Last year saw a sharp rise in the number of dengue cases from 2017, with 3,285 cases reported. This was almost 20 per cent more than the 2,772 recorded in the preceding 12 months, the National Environment Agency (NEA) said yesterday.
That trend has continued into the new year, with the first week of 2019 seeing 207 cases - the highest weekly number since September 2016.
A contributing factor and key concern is the increase in the Aedes aegypti mosquito population detected in the community, said NEA.
Last month, the agency's Gravitrap surveillance system detected about 40 per cent more Aedes aegypti mosquitoes, compared with December 2017. Gravitraps are traps that catch Aedes mosquitoes and collect data on them.
The NEA noted that although there is no signal for a major outbreak, the increased Aedes mosquito population in the community, coupled with the high current number of dengue cases, may lead to a surge in case numbers this year.
The figures of the past two years, however, are far lower than those of the preceding years. Between 2013 and 2016, the annual total of dengue cases was above 11,000.
Among reasons for the sharp drop, the NEA said last year, were the immunity of the local population following the high number of dengue cases in the past few years, and the use of more Gravitraps (from a few thousand deployed in late 2015 to about 50,000 currently).
Last year, the NEA conducted about a million inspections for mosquito breeding which uncovered 18,000 breeding habitats. About 4,100 households were fined for breeding and 40 construction sites were issued stop-work orders.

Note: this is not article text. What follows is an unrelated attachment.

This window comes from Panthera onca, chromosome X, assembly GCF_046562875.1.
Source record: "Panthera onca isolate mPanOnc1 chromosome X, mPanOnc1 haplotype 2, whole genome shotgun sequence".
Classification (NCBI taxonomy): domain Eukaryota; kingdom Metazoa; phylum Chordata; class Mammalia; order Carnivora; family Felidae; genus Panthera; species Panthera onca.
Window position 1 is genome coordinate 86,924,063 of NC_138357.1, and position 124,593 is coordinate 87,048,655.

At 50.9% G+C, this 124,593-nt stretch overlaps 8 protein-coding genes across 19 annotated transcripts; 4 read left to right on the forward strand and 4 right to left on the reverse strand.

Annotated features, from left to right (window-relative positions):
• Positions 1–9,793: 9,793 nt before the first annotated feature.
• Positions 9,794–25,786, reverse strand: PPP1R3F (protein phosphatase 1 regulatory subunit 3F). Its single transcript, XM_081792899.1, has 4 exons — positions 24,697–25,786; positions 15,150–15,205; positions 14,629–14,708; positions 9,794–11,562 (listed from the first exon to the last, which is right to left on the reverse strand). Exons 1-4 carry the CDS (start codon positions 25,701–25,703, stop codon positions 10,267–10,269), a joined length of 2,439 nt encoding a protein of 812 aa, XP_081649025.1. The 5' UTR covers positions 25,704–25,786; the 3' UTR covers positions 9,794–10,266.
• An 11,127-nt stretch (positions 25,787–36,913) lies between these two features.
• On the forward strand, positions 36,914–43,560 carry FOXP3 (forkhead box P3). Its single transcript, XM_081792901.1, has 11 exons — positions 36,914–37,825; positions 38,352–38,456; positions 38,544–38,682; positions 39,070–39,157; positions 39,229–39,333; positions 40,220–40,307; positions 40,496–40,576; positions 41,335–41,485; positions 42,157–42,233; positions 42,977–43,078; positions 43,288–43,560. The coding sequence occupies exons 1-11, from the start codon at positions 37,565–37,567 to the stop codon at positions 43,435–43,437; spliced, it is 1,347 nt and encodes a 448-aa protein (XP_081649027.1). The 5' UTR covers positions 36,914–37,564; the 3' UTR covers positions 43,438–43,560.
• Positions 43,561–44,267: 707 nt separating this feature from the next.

As of Tuesday, there were 37 active dengue clusters, while the biggest cluster in the past two weeks was in Bedok Reservoir Road, with 24 cases, followed by that in Pandan Gardens, with 15 cases.
Ms Chua Lay Choo, 70, who works in online goods packaging, said she noticed her neighbours clearing flowerpots and emptying pails at Block 136 Bedok Reservoir Road on Tuesday. "It's reassuring to see this, as these are usually the main cause of mosquito breeding."
The NEA has urged the public to be vigilant and to remove mosquito breeding habitats in order to prevent the spread of dengue, as well as zika and chikungunya viruses.
With Chinese New Year approaching, the NEA has also urged more vigilance in spring cleaning, such as disposing of refuse and decorating with ornamental plants, in order to avoid unintentionally creating mosquito breeding habitats.
It also cautioned those travelling overseas to "mosquito-proof" their homes. This includes covering toilet bowls, sealing the overflow pipe of the flushing cistern and adding sand granular insecticide to areas where stagnant water cannot be easily removed.
Updates on the dengue situation can be found on NEA's website, the Stop Dengue Now Facebook page, or the myENV app.
• Additional reporting by Shabana Begum